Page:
Nadège Vanhée - Cybulski and Flora Moscovici In Conversation

Written by Phillipe Azoury by Sandra Myhrberg

Ever wondered what goes on behind the scenes when creative masterminds collaborate? Now is your chance to be a fly on the wall. Odalisque Magazine invites you to takepart in a conversation between Hermès Creative Director Nadège Vanhee-Cybulski and Artist Flora Moscovici on their artistic process for the Hermès S/S 2022 show which took place at Le Bourget Airport in October last year

Nadège, why did you approach Flora Moscovici to produce this work for the 2022 spring-summer collection?
N: I was aware of Flora's Work, I had seen it but I really encountered her painting with her installation at rue deValois, a magnificent work covering the scaffolding during renovations at the Ministry Of Culture.All of a sudden, the street was lit up. Herwayof usingcolour to transform public spaces in Paris meshed perfectly with the thought processes my teams and I had been engaged in since the pandemic, our aim being to renew the fashion show experience. Choosing Flora Was an obvious choice: I needed something light-filled,solar, an intensely physical approach to painting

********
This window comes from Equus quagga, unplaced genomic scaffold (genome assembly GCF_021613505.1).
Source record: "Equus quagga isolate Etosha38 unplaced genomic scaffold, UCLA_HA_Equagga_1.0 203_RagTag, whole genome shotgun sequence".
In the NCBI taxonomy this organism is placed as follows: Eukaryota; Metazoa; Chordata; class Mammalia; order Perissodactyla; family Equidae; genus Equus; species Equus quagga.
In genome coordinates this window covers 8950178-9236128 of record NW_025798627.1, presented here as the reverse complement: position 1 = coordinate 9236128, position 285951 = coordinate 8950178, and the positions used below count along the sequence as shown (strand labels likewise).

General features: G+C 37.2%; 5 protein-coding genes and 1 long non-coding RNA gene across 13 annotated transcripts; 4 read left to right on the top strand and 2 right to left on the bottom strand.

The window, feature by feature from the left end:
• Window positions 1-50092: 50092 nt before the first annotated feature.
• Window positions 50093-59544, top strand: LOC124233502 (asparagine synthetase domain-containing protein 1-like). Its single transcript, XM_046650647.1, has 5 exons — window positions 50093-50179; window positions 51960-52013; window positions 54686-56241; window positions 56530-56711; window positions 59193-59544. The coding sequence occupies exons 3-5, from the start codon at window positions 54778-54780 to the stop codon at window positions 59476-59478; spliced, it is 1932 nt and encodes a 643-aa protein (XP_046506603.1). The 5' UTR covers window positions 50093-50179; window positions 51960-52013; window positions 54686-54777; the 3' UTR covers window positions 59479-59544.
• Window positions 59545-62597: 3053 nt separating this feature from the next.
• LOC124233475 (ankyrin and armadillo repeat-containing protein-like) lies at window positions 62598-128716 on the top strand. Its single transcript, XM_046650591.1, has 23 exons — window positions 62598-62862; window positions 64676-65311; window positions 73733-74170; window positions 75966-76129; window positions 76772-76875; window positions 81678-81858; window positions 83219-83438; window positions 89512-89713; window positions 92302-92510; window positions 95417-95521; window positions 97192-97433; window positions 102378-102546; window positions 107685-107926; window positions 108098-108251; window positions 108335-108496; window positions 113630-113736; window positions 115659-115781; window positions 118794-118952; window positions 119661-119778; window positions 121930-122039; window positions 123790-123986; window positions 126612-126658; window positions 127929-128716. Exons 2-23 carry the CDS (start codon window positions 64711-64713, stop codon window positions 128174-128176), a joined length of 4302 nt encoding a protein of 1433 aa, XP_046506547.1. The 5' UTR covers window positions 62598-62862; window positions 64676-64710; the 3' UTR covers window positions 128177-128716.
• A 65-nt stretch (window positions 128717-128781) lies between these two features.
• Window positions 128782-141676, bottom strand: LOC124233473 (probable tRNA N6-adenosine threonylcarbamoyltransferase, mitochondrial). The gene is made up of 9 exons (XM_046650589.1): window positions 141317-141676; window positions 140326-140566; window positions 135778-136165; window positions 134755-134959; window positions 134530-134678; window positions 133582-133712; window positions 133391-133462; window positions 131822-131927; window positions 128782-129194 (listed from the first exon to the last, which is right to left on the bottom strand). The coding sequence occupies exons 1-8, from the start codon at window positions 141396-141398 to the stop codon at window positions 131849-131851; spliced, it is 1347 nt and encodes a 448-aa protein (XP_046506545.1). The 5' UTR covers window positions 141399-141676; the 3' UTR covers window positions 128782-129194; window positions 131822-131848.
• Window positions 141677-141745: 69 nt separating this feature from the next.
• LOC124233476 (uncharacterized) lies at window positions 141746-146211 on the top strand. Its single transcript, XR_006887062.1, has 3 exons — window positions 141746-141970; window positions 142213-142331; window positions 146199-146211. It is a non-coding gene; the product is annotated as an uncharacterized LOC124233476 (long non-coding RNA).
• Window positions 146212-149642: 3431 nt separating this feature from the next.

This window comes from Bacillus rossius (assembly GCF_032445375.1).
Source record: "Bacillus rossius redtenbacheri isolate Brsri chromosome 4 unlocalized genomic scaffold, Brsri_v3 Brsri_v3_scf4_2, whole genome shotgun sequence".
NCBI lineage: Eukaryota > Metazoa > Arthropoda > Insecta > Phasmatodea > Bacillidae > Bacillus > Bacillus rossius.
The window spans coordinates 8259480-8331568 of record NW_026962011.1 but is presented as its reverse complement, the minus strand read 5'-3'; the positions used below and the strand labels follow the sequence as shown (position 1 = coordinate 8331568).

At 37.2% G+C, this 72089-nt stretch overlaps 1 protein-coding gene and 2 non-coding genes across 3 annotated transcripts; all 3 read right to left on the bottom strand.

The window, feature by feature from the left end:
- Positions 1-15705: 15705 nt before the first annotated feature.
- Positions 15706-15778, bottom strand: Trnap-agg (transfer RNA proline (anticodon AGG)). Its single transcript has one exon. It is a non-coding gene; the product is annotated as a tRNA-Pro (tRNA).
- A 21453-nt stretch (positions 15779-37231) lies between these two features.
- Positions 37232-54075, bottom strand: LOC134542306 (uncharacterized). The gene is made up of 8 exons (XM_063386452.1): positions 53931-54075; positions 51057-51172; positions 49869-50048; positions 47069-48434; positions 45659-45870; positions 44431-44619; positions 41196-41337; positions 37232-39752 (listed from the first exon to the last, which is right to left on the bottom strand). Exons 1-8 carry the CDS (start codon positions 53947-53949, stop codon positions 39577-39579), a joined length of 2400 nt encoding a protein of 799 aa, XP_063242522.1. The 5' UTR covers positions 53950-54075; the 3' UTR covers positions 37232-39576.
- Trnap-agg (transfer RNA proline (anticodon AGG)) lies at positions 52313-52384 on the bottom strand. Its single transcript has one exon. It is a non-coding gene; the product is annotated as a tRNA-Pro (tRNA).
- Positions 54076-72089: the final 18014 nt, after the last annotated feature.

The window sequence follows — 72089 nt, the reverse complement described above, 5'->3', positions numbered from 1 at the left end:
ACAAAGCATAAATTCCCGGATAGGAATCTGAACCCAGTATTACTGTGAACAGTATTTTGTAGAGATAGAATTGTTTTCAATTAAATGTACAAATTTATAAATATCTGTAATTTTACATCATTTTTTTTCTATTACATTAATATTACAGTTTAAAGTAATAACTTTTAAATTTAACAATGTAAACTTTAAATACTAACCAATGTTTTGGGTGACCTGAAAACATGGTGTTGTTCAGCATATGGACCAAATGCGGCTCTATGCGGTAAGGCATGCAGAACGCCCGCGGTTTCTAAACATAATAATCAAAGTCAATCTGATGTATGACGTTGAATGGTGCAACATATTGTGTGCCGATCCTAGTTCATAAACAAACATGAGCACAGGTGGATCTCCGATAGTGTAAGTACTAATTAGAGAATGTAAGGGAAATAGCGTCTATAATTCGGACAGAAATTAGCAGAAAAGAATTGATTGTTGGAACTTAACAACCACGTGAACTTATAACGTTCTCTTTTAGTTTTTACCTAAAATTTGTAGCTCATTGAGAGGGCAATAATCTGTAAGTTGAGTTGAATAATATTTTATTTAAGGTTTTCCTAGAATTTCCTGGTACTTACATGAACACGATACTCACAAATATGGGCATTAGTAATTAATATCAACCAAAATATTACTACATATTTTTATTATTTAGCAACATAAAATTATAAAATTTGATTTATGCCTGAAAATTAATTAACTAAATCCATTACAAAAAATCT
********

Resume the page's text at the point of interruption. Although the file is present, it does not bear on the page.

Had You already decided to have the show at Le Bourget when you started working together?
N:Le Bourgetwas always our priority. We wanted a space at once monumental and open-ended.
Flora, working in situ, with foreknowledge of the places where you intend to pose and expose, is your method…
F:Location is often the starting-off point of my work. Contextis always key. I take over a space. At the beginning of the spring when Nadège and I began to talk about the show, the space had yet to be decided upon. But Iwas able to participate in the visits of prospective spaces; I was also privy to the early plans for scenography. This was of utmost importance since it allowed me to plan and project. I began imagining these large paintings, the Panoramas (around six meters high and nine meters wide). There are twelve now, as well as five that are seven meters wide. The initial twelve are hung in a circular manner and move forward, sliding and overlapping. In layers. The others also move, but in different directions.